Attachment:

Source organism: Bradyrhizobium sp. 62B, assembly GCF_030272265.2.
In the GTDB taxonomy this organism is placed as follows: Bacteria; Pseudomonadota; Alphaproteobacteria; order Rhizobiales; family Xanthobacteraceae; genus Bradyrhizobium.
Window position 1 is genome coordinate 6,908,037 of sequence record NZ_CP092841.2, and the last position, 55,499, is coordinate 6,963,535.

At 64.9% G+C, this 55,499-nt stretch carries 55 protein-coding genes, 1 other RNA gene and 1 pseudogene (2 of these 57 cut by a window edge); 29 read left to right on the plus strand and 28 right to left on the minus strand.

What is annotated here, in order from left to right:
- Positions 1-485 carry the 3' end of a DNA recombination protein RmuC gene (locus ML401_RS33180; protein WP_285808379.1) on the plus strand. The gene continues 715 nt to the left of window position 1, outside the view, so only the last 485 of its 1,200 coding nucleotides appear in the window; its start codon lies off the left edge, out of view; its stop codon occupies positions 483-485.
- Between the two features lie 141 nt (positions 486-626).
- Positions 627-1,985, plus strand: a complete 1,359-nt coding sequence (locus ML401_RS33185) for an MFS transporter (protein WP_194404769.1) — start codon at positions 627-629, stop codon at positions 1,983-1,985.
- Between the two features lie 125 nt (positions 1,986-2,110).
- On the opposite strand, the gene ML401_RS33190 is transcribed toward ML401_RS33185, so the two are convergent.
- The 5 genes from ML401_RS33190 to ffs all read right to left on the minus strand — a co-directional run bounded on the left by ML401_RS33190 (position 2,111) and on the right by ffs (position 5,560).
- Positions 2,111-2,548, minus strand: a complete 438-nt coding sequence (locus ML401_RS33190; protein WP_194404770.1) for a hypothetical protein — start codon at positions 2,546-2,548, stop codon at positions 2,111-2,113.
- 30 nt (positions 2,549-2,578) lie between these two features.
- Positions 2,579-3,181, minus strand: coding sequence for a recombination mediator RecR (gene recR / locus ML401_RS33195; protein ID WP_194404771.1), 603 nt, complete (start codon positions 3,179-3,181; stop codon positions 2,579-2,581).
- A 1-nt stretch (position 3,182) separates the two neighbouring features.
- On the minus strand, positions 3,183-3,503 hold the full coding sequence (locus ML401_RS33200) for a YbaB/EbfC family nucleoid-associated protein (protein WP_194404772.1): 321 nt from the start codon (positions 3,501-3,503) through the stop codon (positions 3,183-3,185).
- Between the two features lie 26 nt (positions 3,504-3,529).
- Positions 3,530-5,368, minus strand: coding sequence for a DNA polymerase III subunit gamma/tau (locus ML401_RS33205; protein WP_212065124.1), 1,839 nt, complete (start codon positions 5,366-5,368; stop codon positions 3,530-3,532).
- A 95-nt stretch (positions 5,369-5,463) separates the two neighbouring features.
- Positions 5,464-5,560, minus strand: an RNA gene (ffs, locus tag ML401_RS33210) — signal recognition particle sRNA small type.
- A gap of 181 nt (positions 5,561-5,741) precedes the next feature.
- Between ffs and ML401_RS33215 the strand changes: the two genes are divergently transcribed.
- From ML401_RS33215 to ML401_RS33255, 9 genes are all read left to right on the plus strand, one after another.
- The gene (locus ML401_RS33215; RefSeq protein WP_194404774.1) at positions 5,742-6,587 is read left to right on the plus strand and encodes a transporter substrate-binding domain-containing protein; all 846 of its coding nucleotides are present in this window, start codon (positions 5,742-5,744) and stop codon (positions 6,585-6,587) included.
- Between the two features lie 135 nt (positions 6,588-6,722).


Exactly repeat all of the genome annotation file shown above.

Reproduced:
Source organism: Bradyrhizobium sp. 62B, assembly GCF_030272265.2.
In the GTDB taxonomy this organism is placed as follows: Bacteria; Pseudomonadota; Alphaproteobacteria; order Rhizobiales; family Xanthobacteraceae; genus Bradyrhizobium.
Window position 1 is genome coordinate 6,908,037 of sequence record NZ_CP092841.2, and the last position, 55,499, is coordinate 6,963,535.

At 64.9% G+C, this 55,499-nt stretch carries 55 protein-coding genes, 1 other RNA gene and 1 pseudogene (2 of these 57 cut by a window edge); 29 read left to right on the plus strand and 28 right to left on the minus strand.

What is annotated here, in order from left to right:
- Positions 1-485 carry the 3' end of a DNA recombination protein RmuC gene (locus ML401_RS33180; protein WP_285808379.1) on the plus strand. The gene continues 715 nt to the left of window position 1, outside the view, so only the last 485 of its 1,200 coding nucleotides appear in the window; its start codon lies off the left edge, out of view; its stop codon occupies positions 483-485.
- Between the two features lie 141 nt (positions 486-626).
- Positions 627-1,985, plus strand: a complete 1,359-nt coding sequence (locus ML401_RS33185) for an MFS transporter (protein WP_194404769.1) — start codon at positions 627-629, stop codon at positions 1,983-1,985.
- Between the two features lie 125 nt (positions 1,986-2,110).
- On the opposite strand, the gene ML401_RS33190 is transcribed toward ML401_RS33185, so the two are convergent.
- The 5 genes from ML401_RS33190 to ffs all read right to left on the minus strand — a co-directional run bounded on the left by ML401_RS33190 (position 2,111) and on the right by ffs (position 5,560).
- Positions 2,111-2,548, minus strand: a complete 438-nt coding sequence (locus ML401_RS33190; protein WP_194404770.1) for a hypothetical protein — start codon at positions 2,546-2,548, stop codon at positions 2,111-2,113.
- 30 nt (positions 2,549-2,578) lie between these two features.
- Positions 2,579-3,181, minus strand: coding sequence for a recombination mediator RecR (gene recR / locus ML401_RS33195; protein ID WP_194404771.1), 603 nt, complete (start codon positions 3,179-3,181; stop codon positions 2,579-2,581).
- A 1-nt stretch (position 3,182) separates the two neighbouring features.
- On the minus strand, positions 3,183-3,503 hold the full coding sequence (locus ML401_RS33200) for a YbaB/EbfC family nucleoid-associated protein (protein WP_194404772.1): 321 nt from the start codon (positions 3,501-3,503) through the stop codon (positions 3,183-3,185).
- Between the two features lie 26 nt (positions 3,504-3,529).
- Positions 3,530-5,368, minus strand: coding sequence for a DNA polymerase III subunit gamma/tau (locus ML401_RS33205; protein WP_212065124.1), 1,839 nt, complete (start codon positions 5,366-5,368; stop codon positions 3,530-3,532).
- A 95-nt stretch (positions 5,369-5,463) separates the two neighbouring features.
- Positions 5,464-5,560, minus strand: an RNA gene (ffs, locus tag ML401_RS33210) — signal recognition particle sRNA small type.
- A gap of 181 nt (positions 5,561-5,741) precedes the next feature.
- Between ffs and ML401_RS33215 the strand changes: the two genes are divergently transcribed.
- From ML401_RS33215 to ML401_RS33255, 9 genes are all read left to right on the plus strand, one after another.
- The gene (locus ML401_RS33215; RefSeq protein WP_194404774.1) at positions 5,742-6,587 is read left to right on the plus strand and encodes a transporter substrate-binding domain-containing protein; all 846 of its coding nucleotides are present in this window, start codon (positions 5,742-5,744) and stop codon (positions 6,585-6,587) included.
- Between the two features lie 135 nt (positions 6,588-6,722).